(KTAL/KMSS) — The peak of the COVID-19 pandemic is about nine days away for Louisiana, according to projections published by the Institute for Health Metrics and Evaluation (IHME).

According to those projections, Louisiana will hit peak hospital resource use on April 8.

That’s in line with the timing Gov. John Bel Edwards has referenced in recent briefings.

“We are far from OK,” Edwards said in a briefing Wednesday. “If our growth continues, we could potentially run out of vents the first week in April in the New Orleans area.”  

At that time, the number of hospital beds needed for COVID-19 patients will exceed the number available in Louisiana, according to the IHME model. It projects Louisiana will be more than 2,013 beds short of the 9,217 hospital beds it will need for COVID-19 patients when the pandemic peaks.

The outlook for intensive care units is even grimmer, with just one-third of the ICU beds needed for an anticipated 1,426 ICU patients with COVID-19.

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The IHME model also projects Louisana will need 775 ventilators, representing just over 4% of the 18,767 the nation needs. President Donald Trump has tapped General Motors and others to start building more ventilators to try to meet that need.

The IHME predicts the number of deaths per day will peak in Louisiana at 97 on April 9-10. The models project 2,081 deaths in the state before the coronavirus stops spreading in mid-May.

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Gov. Edwards said Sunday that the Ernest Morial Convention Center in New Orleans is being set up with 1,000 beds to take on patient overflow from local hospitals, which should be ready in one week and have the capacity to expand.

In addition to staging for extra beds at the convention center in New Orleans, Edwards said work was underway to expand ICU beds at hospitals around the state, including at LSU Oschner Health in Shreveport, where he said they will be adding 120 ICU beds over the next month.

“It is my hope and my prayer that we will not need them,” Edwards said.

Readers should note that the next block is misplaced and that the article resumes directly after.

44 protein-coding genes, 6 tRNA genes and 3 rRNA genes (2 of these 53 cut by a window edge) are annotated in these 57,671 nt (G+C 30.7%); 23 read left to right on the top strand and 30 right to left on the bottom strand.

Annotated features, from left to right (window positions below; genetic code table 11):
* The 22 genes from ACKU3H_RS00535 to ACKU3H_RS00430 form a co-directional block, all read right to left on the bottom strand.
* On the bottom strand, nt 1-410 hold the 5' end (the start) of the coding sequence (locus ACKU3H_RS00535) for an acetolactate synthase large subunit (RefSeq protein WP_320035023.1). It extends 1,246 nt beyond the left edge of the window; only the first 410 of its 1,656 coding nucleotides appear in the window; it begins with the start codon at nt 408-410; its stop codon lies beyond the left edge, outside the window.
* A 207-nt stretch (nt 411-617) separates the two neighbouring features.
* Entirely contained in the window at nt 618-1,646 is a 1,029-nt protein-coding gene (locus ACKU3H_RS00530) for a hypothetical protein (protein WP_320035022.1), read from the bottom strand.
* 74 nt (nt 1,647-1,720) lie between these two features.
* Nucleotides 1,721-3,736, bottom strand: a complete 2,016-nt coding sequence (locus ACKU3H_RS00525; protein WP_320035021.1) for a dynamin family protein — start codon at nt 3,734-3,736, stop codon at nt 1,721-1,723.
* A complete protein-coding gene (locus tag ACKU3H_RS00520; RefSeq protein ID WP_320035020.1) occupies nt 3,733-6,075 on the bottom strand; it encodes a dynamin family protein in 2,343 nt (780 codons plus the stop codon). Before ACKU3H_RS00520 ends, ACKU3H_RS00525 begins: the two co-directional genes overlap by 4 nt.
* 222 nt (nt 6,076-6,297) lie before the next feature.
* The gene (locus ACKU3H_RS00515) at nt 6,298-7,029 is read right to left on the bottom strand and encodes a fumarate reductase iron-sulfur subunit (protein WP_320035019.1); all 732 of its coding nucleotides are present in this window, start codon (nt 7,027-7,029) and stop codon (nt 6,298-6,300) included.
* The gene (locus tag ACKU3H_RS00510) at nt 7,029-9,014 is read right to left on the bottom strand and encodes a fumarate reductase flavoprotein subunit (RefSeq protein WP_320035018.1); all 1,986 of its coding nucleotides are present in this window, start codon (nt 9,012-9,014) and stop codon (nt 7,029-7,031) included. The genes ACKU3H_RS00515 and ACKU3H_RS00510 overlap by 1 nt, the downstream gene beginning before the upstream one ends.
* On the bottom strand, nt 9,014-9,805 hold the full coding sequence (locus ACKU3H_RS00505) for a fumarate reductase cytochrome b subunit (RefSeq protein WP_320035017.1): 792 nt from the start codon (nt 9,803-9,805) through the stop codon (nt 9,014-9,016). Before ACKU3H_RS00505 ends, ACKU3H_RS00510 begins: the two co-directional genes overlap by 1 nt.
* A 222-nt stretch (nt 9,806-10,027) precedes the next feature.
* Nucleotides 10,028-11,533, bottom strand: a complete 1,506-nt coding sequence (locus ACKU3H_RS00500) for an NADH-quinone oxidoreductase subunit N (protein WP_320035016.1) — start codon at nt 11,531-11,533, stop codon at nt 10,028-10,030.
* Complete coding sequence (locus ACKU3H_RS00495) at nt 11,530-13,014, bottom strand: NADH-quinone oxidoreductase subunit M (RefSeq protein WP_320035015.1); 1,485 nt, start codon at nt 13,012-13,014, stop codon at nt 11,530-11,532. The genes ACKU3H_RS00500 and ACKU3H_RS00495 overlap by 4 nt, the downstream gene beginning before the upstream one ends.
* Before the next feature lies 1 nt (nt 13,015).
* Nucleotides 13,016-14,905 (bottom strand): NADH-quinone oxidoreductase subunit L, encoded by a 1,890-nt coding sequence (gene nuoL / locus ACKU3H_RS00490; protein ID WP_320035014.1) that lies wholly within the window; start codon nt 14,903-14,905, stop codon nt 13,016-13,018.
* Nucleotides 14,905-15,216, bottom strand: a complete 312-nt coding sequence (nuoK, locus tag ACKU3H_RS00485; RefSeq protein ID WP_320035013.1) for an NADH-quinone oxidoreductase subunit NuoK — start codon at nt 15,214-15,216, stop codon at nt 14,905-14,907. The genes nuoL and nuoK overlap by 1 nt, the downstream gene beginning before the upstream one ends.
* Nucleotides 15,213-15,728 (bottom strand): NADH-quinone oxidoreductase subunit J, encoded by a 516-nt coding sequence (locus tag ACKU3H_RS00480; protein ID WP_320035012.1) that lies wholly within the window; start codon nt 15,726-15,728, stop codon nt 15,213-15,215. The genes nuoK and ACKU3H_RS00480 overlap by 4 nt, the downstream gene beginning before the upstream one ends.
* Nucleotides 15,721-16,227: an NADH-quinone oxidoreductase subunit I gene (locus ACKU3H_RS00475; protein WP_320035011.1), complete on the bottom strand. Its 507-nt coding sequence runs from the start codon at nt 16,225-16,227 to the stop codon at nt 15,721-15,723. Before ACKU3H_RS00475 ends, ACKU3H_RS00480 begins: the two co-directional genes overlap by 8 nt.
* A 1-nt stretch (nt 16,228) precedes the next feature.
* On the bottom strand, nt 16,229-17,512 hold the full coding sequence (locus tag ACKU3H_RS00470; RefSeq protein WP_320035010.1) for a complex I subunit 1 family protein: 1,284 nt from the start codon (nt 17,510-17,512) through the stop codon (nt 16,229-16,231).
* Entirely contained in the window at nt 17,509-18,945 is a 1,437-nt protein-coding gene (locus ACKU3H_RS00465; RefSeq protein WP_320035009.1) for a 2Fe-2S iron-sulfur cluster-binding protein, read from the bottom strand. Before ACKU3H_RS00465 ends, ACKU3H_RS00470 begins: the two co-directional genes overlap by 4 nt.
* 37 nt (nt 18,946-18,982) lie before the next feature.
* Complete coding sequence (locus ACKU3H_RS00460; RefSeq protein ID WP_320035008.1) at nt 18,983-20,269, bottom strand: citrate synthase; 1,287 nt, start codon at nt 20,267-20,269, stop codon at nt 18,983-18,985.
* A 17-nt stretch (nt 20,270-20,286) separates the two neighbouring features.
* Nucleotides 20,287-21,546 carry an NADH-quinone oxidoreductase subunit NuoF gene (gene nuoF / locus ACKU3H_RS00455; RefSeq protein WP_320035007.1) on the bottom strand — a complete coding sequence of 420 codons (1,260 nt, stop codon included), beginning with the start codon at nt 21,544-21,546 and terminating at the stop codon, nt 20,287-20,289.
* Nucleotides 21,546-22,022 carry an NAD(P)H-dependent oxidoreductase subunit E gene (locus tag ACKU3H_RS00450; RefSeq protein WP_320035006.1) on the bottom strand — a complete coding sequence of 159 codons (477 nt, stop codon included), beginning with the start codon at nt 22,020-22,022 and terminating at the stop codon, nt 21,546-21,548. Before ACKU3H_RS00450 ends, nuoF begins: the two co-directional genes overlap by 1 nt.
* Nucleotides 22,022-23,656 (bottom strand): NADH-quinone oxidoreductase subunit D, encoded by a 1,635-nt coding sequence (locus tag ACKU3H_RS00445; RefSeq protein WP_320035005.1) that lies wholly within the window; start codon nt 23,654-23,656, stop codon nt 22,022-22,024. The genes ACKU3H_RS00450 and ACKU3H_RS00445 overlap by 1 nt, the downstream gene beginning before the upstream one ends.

As of Sunday, Louisiana Department of Health figures counted 3,540 people known to be infected statewide and 151 people have died from the coronavirus. 1,127 are hospitalized, more than a third of them on ventilators.

The nation is on track for a shortage of 49,292 hospital beds at the height of the pandemic, with an ICU bed shortage of 14,601, according to the IHME. That’s if all states institute social distancing and other prevention measures by April 2. If not, IHME warns the numbers will increase.

Nationwide, IHME is predicting 2,341 will die at the height of the pandemic on April 14, with the daily death toll finally dropping below 100 on June 12. By Aug. 4, an estimated 81,114 people in the U.S. will have died from COVID-19, if the IHME’s predictions hold true.

The group says more action will be needed to avoid a second wave of COVID-19 cases.

“By end the of the first wave of the epidemic, an estimated 97% of the population of the United States will still be susceptible to the disease, so avoiding reintroduction of COVID-19 through mass screening, contact tracing, and quarantine will be essential to avoid a second wave,” the organization states on its website.

The IHME says its forecast model is designed to address the planning needs of hospitals and local governments, with data coming from local and national governments, hospital networks and other sources including the World Health Organization and American Hospital Association.

Click here to see what the models say about when the pandemic will peak in Texas

“No state, no metro area will be spared. And the sooner that we react and the sooner the states and the metro areas react and ensure that they put in full mitigation at the same time understanding exactly what their hospitals need, then we’ll be able to move forward together and protect the most Americans,” White House Coronavirus Response Coordinator Dr. Deborah Birx said Sunday on NBC’s Meet The Press, referring to IHME’s forecast.

Birx says the coronavirus pandemic will move in waves, peaking in each metro area at different times.

“What we’re trying to say to everyone is when this virus comes to your metro area, please stay in your metro area where your care can be provided because it’s spreading virus more quickly around the United States,” Birx said, referring to the spread of COVID-19 from New York to Long Island and southern Florida as people left the city amid alerts.

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